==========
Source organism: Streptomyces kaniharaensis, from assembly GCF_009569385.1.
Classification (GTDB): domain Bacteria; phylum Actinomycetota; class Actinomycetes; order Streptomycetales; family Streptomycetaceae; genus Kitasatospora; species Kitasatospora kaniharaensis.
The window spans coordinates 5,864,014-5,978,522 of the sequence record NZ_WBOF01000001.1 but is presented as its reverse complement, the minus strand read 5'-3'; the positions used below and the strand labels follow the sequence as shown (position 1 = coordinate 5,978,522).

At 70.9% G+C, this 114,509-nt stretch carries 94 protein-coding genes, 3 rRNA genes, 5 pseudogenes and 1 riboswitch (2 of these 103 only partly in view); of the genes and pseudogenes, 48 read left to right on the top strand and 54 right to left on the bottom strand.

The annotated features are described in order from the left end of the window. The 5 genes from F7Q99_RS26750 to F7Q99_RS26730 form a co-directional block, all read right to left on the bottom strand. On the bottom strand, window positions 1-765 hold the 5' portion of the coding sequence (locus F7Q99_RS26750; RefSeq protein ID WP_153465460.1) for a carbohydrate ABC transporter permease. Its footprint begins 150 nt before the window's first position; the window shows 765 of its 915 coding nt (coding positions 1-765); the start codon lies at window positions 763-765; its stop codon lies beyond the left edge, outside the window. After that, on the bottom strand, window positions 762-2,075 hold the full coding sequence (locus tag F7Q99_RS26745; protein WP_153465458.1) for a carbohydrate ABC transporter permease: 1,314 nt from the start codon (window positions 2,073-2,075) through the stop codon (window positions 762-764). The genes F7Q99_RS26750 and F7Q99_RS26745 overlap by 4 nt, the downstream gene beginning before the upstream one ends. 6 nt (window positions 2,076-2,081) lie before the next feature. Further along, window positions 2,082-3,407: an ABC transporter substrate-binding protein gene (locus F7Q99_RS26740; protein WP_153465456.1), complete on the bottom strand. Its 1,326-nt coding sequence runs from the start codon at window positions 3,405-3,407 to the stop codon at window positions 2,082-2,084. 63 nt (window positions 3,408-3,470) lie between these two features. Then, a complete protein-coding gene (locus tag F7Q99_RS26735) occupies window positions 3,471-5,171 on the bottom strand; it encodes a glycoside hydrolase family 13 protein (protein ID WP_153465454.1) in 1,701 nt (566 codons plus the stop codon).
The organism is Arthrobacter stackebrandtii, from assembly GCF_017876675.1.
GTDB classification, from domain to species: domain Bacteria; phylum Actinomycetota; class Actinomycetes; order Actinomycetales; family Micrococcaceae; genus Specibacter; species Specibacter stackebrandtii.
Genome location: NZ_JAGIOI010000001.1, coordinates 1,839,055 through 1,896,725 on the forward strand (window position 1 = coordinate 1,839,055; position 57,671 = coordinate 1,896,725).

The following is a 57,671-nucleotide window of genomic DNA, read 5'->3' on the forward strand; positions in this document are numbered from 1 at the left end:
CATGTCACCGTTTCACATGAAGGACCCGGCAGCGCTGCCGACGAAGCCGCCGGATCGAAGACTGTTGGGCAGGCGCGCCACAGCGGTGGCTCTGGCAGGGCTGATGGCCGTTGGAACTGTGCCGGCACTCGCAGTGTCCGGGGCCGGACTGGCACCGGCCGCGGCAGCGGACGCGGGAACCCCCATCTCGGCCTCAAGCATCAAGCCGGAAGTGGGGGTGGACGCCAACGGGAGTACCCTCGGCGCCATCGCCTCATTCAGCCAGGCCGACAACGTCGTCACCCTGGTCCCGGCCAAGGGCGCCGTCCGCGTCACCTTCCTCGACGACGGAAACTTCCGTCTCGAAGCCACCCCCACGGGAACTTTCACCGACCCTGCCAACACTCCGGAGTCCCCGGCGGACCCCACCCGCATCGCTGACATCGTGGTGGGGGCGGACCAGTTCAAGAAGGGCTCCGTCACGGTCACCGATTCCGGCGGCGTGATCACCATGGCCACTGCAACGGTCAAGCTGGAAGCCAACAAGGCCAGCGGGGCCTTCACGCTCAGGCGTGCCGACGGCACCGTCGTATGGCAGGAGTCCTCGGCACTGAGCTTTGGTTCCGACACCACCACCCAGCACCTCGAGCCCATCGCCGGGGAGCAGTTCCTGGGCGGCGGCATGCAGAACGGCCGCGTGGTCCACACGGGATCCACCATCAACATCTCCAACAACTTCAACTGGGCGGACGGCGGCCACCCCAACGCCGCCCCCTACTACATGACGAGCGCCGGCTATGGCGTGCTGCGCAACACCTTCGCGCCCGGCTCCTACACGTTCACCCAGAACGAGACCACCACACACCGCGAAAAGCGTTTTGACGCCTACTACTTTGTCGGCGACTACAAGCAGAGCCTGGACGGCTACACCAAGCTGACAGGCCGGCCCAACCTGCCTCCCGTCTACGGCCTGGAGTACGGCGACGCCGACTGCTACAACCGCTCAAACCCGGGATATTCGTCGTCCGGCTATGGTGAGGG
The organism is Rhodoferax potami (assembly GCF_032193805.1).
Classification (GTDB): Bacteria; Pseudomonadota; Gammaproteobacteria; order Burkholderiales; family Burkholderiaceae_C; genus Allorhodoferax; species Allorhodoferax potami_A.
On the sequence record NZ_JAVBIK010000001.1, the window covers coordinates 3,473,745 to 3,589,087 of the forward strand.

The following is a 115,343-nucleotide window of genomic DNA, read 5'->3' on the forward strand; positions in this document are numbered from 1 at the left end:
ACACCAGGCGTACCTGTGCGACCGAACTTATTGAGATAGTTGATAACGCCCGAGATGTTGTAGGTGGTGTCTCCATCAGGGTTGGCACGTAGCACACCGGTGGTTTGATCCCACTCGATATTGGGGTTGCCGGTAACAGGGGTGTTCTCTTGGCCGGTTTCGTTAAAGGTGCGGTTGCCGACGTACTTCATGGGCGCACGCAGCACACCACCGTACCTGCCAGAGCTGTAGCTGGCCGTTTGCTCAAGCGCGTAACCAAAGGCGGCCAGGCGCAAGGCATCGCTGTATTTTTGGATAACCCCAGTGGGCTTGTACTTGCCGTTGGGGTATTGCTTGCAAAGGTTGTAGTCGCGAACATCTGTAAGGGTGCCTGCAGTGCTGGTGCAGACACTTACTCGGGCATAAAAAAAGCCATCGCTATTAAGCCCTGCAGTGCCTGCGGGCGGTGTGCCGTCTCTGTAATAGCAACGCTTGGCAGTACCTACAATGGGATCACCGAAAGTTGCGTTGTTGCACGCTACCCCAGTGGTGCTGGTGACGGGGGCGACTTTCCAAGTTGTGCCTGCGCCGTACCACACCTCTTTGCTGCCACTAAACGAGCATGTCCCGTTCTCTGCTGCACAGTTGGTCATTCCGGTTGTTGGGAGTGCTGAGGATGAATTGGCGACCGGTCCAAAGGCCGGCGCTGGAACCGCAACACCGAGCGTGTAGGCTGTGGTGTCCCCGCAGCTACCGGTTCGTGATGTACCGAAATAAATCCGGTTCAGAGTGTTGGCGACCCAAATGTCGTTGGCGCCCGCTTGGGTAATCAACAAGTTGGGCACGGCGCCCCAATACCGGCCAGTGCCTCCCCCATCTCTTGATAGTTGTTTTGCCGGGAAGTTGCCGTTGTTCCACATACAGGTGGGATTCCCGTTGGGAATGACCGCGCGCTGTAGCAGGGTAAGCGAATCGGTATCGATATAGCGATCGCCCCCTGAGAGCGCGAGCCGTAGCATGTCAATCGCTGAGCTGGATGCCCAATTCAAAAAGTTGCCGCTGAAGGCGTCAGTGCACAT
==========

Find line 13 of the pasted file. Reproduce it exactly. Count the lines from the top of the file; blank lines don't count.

On the sequence record NZ_JAVBIK010000001.1, the window covers coordinates 3,473,745 to 3,589,087 of the forward strand.